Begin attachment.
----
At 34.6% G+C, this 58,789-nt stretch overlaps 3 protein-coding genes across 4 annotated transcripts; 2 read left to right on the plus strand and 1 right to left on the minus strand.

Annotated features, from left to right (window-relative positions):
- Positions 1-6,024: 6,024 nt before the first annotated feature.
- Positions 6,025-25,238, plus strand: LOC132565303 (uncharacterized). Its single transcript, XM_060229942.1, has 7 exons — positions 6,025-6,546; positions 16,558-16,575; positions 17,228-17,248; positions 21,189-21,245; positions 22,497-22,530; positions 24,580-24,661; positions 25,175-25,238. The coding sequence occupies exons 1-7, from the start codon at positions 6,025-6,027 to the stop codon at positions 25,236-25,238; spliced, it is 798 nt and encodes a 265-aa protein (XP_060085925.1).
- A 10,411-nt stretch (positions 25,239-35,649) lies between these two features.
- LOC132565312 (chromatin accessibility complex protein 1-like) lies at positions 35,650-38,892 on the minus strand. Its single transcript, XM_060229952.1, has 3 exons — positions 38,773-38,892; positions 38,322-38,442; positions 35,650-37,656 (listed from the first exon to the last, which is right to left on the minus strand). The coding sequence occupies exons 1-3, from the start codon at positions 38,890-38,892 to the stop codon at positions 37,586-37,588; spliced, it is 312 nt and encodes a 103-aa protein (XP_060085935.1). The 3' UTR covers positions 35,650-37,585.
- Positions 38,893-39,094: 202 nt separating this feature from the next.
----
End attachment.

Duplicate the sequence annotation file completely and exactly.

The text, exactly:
At 34.6% G+C, this 58,789-nt stretch overlaps 3 protein-coding genes across 4 annotated transcripts; 2 read left to right on the plus strand and 1 right to left on the minus strand.

Annotated features, from left to right (window-relative positions):
- Positions 1-6,024: 6,024 nt before the first annotated feature.
- Positions 6,025-25,238, plus strand: LOC132565303 (uncharacterized). Its single transcript, XM_060229942.1, has 7 exons — positions 6,025-6,546; positions 16,558-16,575; positions 17,228-17,248; positions 21,189-21,245; positions 22,497-22,530; positions 24,580-24,661; positions 25,175-25,238. The coding sequence occupies exons 1-7, from the start codon at positions 6,025-6,027 to the stop codon at positions 25,236-25,238; spliced, it is 798 nt and encodes a 265-aa protein (XP_060085925.1).
- A 10,411-nt stretch (positions 25,239-35,649) lies between these two features.
- LOC132565312 (chromatin accessibility complex protein 1-like) lies at positions 35,650-38,892 on the minus strand. Its single transcript, XM_060229952.1, has 3 exons — positions 38,773-38,892; positions 38,322-38,442; positions 35,650-37,656 (listed from the first exon to the last, which is right to left on the minus strand). The coding sequence occupies exons 1-3, from the start codon at positions 38,890-38,892 to the stop codon at positions 37,586-37,588; spliced, it is 312 nt and encodes a 103-aa protein (XP_060085935.1). The 3' UTR covers positions 35,650-37,585.
- Positions 38,893-39,094: 202 nt separating this feature from the next.